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Posts Tagged ‘sexual assault’

Chloe chloekennedyKennedy

Edinburgh Law School

On December 14 2018, the decision of the Director of Public Prosecutions not to prosecute ex-DC Andrew Boyling for rape, indecent assault, procurement of sexual intercourse and misconduct in public office was upheld by the High Court in R (Monica) v DPP (henceforth Monica). The application for judicial review was brought by one of three women with whom Boyling, an undercover police officer, had a sexual relationship whilst posing as an environmental activist, named Jim Sutton. The case highlights significant issues relating to proper police conduct and the limits of state power but at its core is the question of when and why deception should undermine consent to sex. In this post, I put forward two arguments, both of which are based on my view that something important has been left out of previous attempts to answer this question. First, I argue that deceptions that are considered capable of undermining consent to sex can be understood as a form of ‘identity non- or misrecognition’ – a kind of failure on the part of the deceiver to respect the identity of the deceived. Second, I argue that conceiving of rape by deception in these terms provides a framework for thinking differently about where the boundaries of the criminal law ought to be drawn. Using Monica as a case study, my ultimate aim is therefore to suggest that identity nonrecognition could provide a foundation for this area of law going forward (as indeed it seems to have become in the recent past) but also to think critically about what this might mean in practice.

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Image result for diane crockerProfessor Diane Crocker (Department of Sociology and Criminology, Saint Mary’s University, Halifax, Nova Scotia, Canada)

A few years back, my friend and I attended a panel discussing a Facebook group, the “Gentlemen’s Club,” that several male dentist students had set up.[1] The postings included sexist and misogynist comments about female classmates and the panel set out to address how to respond and promote a more respectful campus culture. I met my friend 25 year ago, while we were both undergraduates. At the time, she worked in women’s organizations and provided advocacy for women experiencing violence. But she had been away from that world for many years. At the end of the panel, my friend turned to me and announced her surprise that nothing had really changed in 25 years.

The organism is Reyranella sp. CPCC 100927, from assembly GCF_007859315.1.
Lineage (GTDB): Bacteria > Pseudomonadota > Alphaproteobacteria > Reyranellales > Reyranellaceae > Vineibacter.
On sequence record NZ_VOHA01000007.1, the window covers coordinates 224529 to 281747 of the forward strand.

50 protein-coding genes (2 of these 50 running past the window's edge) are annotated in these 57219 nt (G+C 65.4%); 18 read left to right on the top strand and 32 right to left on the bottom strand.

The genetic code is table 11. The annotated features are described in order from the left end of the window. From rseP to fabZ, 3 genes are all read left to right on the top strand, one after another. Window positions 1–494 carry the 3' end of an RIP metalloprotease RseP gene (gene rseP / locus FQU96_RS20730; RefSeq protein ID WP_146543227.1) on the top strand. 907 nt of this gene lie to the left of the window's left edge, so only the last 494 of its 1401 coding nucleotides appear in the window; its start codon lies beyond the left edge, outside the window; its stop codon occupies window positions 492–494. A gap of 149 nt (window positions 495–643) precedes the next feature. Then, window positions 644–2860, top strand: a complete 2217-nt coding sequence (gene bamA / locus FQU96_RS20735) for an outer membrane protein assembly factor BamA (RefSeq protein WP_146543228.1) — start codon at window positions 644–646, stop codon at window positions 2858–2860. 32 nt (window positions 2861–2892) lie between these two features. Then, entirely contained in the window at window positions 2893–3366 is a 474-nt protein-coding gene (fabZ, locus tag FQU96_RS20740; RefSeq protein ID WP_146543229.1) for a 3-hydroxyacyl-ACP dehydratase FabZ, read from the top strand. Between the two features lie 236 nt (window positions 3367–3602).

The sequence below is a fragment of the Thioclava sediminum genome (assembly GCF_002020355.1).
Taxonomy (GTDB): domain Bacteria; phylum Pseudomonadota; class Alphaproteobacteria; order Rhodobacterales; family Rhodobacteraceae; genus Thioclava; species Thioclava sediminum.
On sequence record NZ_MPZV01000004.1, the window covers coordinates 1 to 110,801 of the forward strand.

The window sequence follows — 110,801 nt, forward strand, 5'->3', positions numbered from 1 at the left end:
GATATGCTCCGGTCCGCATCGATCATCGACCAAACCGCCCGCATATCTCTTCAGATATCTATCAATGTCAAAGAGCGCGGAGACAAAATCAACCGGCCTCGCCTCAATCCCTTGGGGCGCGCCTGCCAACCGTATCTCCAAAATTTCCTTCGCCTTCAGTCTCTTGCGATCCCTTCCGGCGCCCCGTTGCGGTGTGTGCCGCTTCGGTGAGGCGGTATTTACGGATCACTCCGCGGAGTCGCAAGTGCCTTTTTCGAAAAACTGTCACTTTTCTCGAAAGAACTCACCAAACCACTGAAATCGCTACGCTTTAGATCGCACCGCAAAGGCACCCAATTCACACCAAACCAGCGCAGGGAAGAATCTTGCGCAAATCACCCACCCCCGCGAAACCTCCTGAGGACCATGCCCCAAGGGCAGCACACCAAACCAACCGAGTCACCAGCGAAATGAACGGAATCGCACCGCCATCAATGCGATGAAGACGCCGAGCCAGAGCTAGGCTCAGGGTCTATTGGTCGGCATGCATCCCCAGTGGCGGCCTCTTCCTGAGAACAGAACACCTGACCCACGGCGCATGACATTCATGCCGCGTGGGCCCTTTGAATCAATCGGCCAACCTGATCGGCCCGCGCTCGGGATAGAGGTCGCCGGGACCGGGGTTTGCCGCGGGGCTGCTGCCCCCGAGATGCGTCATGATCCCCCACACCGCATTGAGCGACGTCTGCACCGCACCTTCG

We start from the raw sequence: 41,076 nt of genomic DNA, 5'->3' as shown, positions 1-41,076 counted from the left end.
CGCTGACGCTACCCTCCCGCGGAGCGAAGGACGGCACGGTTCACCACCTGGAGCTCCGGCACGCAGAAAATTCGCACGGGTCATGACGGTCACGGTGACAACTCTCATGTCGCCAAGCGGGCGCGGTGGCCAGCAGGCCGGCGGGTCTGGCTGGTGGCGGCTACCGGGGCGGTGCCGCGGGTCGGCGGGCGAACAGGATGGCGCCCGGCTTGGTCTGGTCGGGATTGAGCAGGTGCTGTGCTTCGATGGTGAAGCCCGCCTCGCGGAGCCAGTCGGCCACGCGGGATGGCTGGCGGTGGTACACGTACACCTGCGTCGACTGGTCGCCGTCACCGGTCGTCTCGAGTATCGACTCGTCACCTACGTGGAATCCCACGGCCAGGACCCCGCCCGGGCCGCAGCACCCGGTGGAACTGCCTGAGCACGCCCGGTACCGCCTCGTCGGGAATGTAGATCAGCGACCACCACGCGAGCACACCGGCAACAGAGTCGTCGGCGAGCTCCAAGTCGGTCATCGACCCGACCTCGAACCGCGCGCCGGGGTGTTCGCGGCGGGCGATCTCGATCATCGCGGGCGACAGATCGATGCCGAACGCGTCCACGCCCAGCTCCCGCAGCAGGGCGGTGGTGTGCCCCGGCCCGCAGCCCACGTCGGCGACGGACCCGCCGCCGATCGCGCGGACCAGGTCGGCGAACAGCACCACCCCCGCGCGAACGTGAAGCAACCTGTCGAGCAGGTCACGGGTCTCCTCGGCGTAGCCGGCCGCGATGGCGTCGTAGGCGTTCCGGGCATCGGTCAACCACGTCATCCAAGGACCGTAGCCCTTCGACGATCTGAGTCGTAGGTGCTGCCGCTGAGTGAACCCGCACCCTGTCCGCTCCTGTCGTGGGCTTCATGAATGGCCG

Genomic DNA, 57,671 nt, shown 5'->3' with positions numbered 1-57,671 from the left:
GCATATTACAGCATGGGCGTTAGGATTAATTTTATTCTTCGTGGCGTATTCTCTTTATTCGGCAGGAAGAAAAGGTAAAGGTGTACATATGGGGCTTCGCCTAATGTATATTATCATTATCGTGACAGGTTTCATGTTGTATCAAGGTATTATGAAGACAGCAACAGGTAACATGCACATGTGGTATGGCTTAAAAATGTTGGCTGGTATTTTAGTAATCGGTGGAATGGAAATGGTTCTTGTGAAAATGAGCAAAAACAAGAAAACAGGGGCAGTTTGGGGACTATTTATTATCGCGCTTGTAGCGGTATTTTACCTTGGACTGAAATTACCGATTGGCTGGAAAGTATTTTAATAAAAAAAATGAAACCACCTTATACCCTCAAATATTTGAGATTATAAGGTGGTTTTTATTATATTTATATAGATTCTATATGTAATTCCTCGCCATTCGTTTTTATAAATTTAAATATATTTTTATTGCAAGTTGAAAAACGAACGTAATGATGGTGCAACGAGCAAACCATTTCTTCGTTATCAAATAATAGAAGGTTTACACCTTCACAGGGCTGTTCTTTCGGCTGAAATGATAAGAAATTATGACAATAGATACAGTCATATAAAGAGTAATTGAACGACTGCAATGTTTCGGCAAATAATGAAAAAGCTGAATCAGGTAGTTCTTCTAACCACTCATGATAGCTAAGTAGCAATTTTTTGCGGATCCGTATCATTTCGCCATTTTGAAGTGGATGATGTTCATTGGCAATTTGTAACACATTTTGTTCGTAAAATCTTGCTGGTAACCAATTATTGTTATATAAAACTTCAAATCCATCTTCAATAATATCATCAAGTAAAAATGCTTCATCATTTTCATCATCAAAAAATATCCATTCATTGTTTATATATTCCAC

Her point was twofold. The attitudes revealed in the “Gentleman’s Club” echoed those on campuses during our undergraduate years. That hadn’t really changed. But her point spoke to another way in which nothing has changed. She felt disappointed that, in 25 years, we had not developed much new thinking about the problems. It struck her that we still doing the same kind of work to respond to the same old problems.

The “Gentlemen’s Club” presents only one example of current problems on Canadian campuses.

In recent years, Canadians have been confronted by seemingly endless stories about sexual harassment and violence on campuses across the country. (more…)

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Kyle L Murray & Tara Beattie are both PhD candidates at Durham Law School.

The Case

Gayle Newland’s case is likely not news to many – her retrial and conviction for sexual assault of a female friend has attracted wide-ranging media coverage. This is perhaps no surprise, given the numerous case-elements which challenge typical expectations of the nature of sexual assault, and the profile of an offender. As the Telegraph reports, “a woman who preys on another woman confounds expectations” – the public often picturing sex offenders “as seedy men who lie in wait for strangers.” But so too does the nature and extent of the deception surrounding the assault. The victim believed that she was in a romantic, sexual relationship with a man named ‘Kye’ – a false persona created by Newland. Although the two met, ‘Kye’ was never seen in person, with the victim being requested to wear a mask during their meetings, on account of supposed embarrassment at a disfigurement. When together, Newland carried out sexual acts using a prosthetic penis, and forbade the victim from touching her.

The case raises ethical and legal considerations surrounding deception, identity and consent. For some, Newland’s conviction is a worrying reflection of the state of gender and consent in criminal law, and something which could have repercussions for the LGBTQ community. For others, those voices do not fully acknowledge the damage caused by building a relationship upon lies.

For two law researchers, with respective backgrounds in moral scepticism and sexual privacy, this was the topic of an afternoon conversation which proved troubling to both parties. Our full commentary is provided in in dialogical form here. A summary of the issues discussed is provided below.

Trans rights, deceit, and bodily autonomy (more…)

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10689909_1016854768344392_8793741729286128967_nAlex Sharpe is a professor at Keele University School of Law.